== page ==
On August 24, 2021, the House voted to approve the fiscal-year 2022 budget resolution that provides reconciliation instructions for the $3.5 trillion tax and spending bill informally known as the human infrastructure bill. The House also called for a vote on the $1 trillion bipartisan bill, the Infrastructure Investment and Jobs Act, that passed in the Senate about two weeks ago.
Now that this procedural hurdle has been overcome, the tax-writing committees of the House and Senate can begin drafting the human infrastructure legislation. They are aiming to complete the drafting process by September 15, 2021. We expect the legislation to be enacted into law in the fourth quarter of this year.
There has been a lot of speculation about what will and will not be included. The international provisions were released today by the Democratic members of the Senate Finance Committee (the draft bill is here, and the section-by-section summary is here). As for the other provisions, it’s anyone’s guess. Here’s what we have heard on some of the issues – but remember, these are just educated guesses, and nothing is final until the President signs the bill into law.
On the individual side, the top tax rate is likely to increase from 37% to 39.6%, and the income level at which it applies is likely to be lowered. The top tax rate on long-term capital gain is likely to increase from 20% to somewhere between 25% and 39.6% for households with more than $1 million of income. Retroactivity for capital gain realized since April 28, 2021 is looking less likely by the day.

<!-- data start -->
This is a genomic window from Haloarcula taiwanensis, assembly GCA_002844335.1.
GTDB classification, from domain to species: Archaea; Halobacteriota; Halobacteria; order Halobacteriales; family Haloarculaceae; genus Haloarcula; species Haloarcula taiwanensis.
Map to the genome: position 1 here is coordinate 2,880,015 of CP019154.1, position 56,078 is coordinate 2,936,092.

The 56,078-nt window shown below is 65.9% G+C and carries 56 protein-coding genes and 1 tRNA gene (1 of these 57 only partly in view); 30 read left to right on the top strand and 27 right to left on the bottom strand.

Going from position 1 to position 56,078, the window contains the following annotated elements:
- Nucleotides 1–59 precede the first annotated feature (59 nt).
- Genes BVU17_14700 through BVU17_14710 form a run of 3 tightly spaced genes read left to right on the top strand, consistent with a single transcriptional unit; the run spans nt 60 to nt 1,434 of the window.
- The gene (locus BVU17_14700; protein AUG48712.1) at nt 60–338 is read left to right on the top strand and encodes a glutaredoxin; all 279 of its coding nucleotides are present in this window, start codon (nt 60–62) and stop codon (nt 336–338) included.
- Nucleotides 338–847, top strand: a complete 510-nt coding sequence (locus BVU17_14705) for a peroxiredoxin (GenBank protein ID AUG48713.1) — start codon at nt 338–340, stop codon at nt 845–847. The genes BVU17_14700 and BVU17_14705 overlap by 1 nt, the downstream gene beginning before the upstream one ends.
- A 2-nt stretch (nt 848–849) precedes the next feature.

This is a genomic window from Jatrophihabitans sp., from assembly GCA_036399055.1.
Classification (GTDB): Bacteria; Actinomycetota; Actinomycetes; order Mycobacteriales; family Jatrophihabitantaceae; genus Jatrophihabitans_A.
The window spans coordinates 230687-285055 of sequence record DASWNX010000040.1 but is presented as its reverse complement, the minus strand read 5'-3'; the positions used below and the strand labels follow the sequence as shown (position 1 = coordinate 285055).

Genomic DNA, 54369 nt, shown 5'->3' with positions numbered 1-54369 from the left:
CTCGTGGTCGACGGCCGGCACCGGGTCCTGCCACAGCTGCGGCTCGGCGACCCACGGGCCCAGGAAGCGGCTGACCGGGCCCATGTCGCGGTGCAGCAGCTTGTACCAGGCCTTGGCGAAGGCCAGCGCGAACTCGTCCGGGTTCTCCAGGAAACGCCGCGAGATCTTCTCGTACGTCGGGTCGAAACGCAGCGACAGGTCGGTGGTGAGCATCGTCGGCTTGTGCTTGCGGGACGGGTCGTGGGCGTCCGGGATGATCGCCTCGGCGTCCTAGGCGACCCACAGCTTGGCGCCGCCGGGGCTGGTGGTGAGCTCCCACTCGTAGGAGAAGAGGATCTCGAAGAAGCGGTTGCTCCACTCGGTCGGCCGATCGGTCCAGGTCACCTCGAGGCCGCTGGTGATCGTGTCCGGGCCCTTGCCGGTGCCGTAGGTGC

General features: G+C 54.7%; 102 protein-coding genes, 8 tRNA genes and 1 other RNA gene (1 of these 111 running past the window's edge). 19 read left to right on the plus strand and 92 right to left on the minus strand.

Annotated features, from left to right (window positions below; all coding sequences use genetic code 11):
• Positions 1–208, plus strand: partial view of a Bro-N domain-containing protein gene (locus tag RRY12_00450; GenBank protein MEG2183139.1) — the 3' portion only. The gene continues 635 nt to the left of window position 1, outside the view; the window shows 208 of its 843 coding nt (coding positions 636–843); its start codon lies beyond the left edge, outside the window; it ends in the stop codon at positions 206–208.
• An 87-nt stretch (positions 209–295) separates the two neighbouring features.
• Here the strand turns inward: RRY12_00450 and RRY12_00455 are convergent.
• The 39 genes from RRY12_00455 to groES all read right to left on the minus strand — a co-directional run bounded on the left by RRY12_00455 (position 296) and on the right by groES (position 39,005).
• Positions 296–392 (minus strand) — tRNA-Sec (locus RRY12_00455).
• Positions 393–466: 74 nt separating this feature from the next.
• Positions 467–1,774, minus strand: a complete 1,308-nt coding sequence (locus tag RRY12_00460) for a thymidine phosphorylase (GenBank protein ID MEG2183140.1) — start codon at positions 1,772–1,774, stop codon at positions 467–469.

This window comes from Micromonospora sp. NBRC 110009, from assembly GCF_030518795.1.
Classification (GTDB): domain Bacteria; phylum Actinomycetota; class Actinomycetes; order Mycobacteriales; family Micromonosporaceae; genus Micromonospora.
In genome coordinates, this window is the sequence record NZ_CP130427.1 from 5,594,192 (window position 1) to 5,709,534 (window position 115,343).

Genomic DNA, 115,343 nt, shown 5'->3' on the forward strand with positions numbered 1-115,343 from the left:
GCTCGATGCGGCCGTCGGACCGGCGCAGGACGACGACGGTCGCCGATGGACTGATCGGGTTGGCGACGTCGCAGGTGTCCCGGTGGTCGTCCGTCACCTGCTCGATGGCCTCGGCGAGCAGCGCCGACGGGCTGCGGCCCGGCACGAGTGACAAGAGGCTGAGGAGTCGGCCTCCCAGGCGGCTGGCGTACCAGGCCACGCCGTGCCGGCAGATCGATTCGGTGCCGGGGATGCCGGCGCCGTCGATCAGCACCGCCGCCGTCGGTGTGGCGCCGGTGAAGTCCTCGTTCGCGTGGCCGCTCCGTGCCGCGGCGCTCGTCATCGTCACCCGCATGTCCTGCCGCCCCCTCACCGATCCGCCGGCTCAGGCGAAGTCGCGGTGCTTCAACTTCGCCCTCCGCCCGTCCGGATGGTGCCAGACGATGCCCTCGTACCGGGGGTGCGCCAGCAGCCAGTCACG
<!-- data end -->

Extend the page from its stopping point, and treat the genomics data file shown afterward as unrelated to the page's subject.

The $10,000 limitation on the deduction for state and local taxes (the SALT limitation) is likely to be expanded rather than eliminated, perhaps to somewhere between $25,000 and $40,000. The bill also is likely to include an overall limit on itemized deductions, limiting their value to 28%.
The bill is not expected to eliminate the tax-free step-up in basis on death, i.e., the proposal to tax capital gain on death is not likely to survive. But the lifetime estate and gift tax exemption is likely to be lowered from $11.7 million per person to somewhere between $3.5 million and $5 million. Estate tax rates are likely to go up.
On the corporate tax side, tax rates on C corporations are likely to increase from 21% to somewhere between 25% and 28%. There is also likely to be a new tax (somewhere around 15%) on corporate book income for corporations with revenue over $100 million.
These are just some of the tax increases that are expected to be passed. There will be many others, particularly since they need to raise $3.5 trillion.
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